PIV measurements of the flow at the inlet of a turbocharger centrifugal compressor with recirculation casing treatment near the inducer

PIV measurements of the flow at the inlet of a turbocharger centrifugal compressor with... Turbocharging reciprocating engines is a viable solution in order to meet the new regulations for emissions and fuel efficiency in part because turbochargers allow to use smaller, more efficient engines (downsizing) while maintaining power. A major challenge is to match the flow range of a dynamic turbomachine (the centrifugal compressor in the turbocharger) with a positive displacement pump (the engine) as the flow range of the latter is typically higher. The operating range of the compressor is thus of prime interest. At low mass flow rate (MFR), the compressor range is limited by the occurrence of surge. To control and improve it, numerous and varied methods have been used. Yet, an automotive application requires that the solution remains relatively simple and preferably passive. A common feature that has been demonstrated to improve the surge line is the use of flow recirculation in the inducer region through a circumferential bleed slot around the shroud, also called “ported shroud”, similar to what has been developed for axial compressors in the past. The compressor studied here features such a device. In order to better understand the effect of the recirculation slot on the compressor functioning, flow measurements were performed at the inlet using particle image velocimetry and the results were correlated with pressure measurements nearby. Measurements were taken on a compressor with and without recirculation and across the full range of normal operation and during surge using a phase-locking method to obtain average flow fields throughout the entire surge cycle. When the recirculation is blocked, it was found that strong backflow develops at low MFR perturbing the incoming flow and inducing significant preswirl. The slot eliminated most of the backflow in front of the inducer making the compressor operation more stable. The measurements performed during surge showed strong backflow occurring periodically during the outlet pressure drop and when the instantaneous MFR is near 0 or negative. The flow motion at the inlet is highly three dimensional as flow enters in the center of the inducer at all times, even when the instantaneous flow rate is negative, compared to the reversed flow observed in the entire inlet for surging axial compressors. http://www.deepdyve.com/assets/images/DeepDyve-Logo-lg.png Experiments in Fluids Springer Journals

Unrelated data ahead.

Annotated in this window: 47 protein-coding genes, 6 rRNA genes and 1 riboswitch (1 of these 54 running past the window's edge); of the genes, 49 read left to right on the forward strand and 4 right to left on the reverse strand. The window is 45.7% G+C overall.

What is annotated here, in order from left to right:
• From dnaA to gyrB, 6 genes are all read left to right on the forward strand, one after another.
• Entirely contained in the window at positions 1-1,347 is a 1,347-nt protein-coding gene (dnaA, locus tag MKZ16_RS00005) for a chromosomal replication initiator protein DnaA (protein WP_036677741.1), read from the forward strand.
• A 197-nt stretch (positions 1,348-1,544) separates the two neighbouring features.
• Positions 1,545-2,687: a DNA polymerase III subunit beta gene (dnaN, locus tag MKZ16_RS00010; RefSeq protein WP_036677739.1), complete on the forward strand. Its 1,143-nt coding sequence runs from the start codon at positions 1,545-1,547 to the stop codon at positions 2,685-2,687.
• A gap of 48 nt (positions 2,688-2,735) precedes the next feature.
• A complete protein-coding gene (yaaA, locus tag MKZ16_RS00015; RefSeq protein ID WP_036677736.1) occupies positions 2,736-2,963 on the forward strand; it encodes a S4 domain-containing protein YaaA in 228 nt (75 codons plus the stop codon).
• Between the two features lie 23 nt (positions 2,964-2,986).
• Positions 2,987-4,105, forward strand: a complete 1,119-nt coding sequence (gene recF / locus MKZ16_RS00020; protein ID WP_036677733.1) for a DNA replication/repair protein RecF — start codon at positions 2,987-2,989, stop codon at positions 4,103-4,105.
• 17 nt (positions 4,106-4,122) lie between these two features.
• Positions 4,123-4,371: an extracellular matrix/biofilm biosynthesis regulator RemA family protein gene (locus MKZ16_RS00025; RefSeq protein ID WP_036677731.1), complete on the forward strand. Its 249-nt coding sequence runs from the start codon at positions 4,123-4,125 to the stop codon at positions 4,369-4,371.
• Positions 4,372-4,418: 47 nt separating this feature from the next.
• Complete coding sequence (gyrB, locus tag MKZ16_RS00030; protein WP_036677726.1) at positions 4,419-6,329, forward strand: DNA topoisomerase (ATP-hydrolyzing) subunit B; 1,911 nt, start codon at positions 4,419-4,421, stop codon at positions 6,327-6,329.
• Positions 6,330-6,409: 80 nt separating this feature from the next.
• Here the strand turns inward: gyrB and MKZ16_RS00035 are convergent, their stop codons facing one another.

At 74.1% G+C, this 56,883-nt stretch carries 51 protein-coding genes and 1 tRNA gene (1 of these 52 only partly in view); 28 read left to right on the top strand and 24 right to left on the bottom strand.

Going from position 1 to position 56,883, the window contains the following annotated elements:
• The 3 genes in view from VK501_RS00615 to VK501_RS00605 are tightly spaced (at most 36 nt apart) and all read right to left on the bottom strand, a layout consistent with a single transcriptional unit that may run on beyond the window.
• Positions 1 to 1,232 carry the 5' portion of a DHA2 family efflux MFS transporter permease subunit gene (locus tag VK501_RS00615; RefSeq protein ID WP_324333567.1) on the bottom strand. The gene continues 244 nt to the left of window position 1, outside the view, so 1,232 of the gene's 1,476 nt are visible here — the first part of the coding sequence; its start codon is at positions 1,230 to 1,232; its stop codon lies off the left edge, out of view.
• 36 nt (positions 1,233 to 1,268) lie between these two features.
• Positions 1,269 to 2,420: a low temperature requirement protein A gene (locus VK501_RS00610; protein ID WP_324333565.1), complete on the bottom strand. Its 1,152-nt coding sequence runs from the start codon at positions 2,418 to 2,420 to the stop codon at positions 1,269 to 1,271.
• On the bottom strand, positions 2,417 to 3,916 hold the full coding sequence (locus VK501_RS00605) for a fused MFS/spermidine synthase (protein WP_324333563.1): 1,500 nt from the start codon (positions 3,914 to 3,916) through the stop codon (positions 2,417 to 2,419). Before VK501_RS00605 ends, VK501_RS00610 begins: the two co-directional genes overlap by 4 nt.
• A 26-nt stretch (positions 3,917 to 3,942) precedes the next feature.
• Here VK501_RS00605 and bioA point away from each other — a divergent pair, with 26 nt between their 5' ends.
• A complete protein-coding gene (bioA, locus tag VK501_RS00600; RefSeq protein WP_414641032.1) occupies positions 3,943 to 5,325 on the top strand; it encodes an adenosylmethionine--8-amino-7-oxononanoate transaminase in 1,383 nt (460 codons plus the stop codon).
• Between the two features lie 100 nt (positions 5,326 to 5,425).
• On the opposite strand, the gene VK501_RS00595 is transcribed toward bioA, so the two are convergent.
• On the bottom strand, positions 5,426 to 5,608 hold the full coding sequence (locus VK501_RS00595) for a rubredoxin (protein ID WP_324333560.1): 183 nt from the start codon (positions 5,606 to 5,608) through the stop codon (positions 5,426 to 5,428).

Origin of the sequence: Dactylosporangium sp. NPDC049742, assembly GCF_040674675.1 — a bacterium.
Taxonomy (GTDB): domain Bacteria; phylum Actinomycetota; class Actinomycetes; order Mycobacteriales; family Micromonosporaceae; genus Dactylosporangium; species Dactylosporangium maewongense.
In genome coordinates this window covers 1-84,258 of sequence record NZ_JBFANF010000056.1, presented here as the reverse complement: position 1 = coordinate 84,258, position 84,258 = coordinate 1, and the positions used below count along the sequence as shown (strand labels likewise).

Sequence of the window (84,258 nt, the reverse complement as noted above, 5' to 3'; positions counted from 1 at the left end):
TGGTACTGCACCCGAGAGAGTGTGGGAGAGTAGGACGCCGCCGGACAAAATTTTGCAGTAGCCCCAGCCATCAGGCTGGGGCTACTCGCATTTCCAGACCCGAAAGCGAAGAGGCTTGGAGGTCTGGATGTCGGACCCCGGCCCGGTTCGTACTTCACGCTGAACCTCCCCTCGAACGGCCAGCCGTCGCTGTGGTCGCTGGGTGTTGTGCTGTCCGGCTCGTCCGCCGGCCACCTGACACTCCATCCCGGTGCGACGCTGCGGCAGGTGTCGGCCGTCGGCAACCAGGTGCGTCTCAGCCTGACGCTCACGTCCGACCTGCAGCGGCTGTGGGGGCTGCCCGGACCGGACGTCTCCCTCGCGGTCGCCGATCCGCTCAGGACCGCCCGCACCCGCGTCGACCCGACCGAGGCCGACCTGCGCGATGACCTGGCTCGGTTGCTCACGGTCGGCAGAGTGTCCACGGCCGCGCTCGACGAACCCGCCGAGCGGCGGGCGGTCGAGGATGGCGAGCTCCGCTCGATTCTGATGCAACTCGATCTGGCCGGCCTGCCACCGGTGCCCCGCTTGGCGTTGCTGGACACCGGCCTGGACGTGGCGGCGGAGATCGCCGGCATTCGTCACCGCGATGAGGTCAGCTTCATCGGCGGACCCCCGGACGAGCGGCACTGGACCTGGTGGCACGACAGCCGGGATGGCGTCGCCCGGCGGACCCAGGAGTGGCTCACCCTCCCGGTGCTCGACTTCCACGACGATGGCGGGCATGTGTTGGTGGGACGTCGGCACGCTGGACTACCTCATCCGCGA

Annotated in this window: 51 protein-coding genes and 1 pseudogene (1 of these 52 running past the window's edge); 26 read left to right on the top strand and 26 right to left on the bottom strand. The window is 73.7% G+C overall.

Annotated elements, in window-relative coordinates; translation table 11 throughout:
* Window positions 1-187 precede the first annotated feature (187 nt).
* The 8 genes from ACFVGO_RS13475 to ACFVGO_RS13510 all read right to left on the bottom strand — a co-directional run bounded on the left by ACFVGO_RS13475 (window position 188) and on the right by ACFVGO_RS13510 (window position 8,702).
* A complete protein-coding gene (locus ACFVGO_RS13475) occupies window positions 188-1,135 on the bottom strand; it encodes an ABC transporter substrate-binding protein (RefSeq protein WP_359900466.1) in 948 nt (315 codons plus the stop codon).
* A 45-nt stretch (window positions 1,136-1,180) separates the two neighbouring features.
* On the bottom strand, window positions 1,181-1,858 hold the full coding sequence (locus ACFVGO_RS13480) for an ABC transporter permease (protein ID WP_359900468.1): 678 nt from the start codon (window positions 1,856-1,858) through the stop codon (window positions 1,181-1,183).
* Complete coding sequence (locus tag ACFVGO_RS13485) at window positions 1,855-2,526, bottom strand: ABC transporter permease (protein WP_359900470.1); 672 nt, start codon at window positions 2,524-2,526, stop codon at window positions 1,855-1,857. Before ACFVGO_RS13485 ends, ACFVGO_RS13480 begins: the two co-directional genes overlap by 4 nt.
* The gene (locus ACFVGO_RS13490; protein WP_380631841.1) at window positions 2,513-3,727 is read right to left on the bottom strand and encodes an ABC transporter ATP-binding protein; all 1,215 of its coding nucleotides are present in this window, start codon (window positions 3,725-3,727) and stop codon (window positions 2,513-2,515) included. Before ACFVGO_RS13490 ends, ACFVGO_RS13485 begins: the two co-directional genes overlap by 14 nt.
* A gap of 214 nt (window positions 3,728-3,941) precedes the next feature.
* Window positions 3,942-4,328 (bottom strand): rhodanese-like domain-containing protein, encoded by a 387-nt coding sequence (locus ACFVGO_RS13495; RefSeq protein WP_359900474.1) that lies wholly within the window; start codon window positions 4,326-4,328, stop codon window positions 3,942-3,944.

PIV measurements of the flow at the inlet of a turbocharger centrifugal compressor with recirculation casing treatment near the inducer

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Publisher
Springer Berlin Heidelberg
Copyright
Copyright © 2015 by Springer-Verlag Berlin Heidelberg
Subject
Engineering; Engineering Fluid Dynamics; Fluid- and Aerodynamics; Engineering Thermodynamics, Heat and Mass Transfer
ISSN
0723-4864
eISSN
1432-1114
D.O.I.
10.1007/s00348-015-2105-5
Publisher site
See Article on Publisher Site

Abstract

Turbocharging reciprocating engines is a viable solution in order to meet the new regulations for emissions and fuel efficiency in part because turbochargers allow to use smaller, more efficient engines (downsizing) while maintaining power. A major challenge is to match the flow range of a dynamic turbomachine (the centrifugal compressor in the turbocharger) with a positive displacement pump (the engine) as the flow range of the latter is typically higher. The operating range of the compressor is thus of prime interest. At low mass flow rate (MFR), the compressor range is limited by the occurrence of surge. To control and improve it, numerous and varied methods have been used. Yet, an automotive application requires that the solution remains relatively simple and preferably passive. A common feature that has been demonstrated to improve the surge line is the use of flow recirculation in the inducer region through a circumferential bleed slot around the shroud, also called “ported shroud”, similar to what has been developed for axial compressors in the past. The compressor studied here features such a device. In order to better understand the effect of the recirculation slot on the compressor functioning, flow measurements were performed at the inlet using particle image velocimetry and the results were correlated with pressure measurements nearby. Measurements were taken on a compressor with and without recirculation and across the full range of normal operation and during surge using a phase-locking method to obtain average flow fields throughout the entire surge cycle. When the recirculation is blocked, it was found that strong backflow develops at low MFR perturbing the incoming flow and inducing significant preswirl. The slot eliminated most of the backflow in front of the inducer making the compressor operation more stable. The measurements performed during surge showed strong backflow occurring periodically during the outlet pressure drop and when the instantaneous MFR is near 0 or negative. The flow motion at the inlet is highly three dimensional as flow enters in the center of the inducer at all times, even when the instantaneous flow rate is negative, compared to the reversed flow observed in the entire inlet for surging axial compressors.

Journal

Experiments in FluidsSpringer Journals

Published: Jan 20, 2016

References

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